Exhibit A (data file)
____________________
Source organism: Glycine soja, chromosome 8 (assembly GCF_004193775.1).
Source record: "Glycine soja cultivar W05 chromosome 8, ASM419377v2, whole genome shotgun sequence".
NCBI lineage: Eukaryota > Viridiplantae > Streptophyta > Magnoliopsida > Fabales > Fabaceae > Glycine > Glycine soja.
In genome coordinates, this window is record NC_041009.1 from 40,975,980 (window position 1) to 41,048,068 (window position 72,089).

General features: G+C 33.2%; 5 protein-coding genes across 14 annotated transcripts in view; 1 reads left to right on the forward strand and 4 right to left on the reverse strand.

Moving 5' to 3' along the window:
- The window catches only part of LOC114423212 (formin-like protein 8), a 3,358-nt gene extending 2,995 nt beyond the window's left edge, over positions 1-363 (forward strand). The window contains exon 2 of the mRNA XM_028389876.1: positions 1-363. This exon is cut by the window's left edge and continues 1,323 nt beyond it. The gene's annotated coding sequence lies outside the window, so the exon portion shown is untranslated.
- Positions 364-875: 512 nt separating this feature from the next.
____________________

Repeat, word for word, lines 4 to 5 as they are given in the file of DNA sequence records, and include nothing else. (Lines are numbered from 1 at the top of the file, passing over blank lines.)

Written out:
In genome coordinates, this window is record NC_041009.1 from 40,975,980 (window position 1) to 41,048,068 (window position 72,089).

General features: G+C 33.2%; 5 protein-coding genes across 14 annotated transcripts in view; 1 reads left to right on the forward strand and 4 right to left on the reverse strand.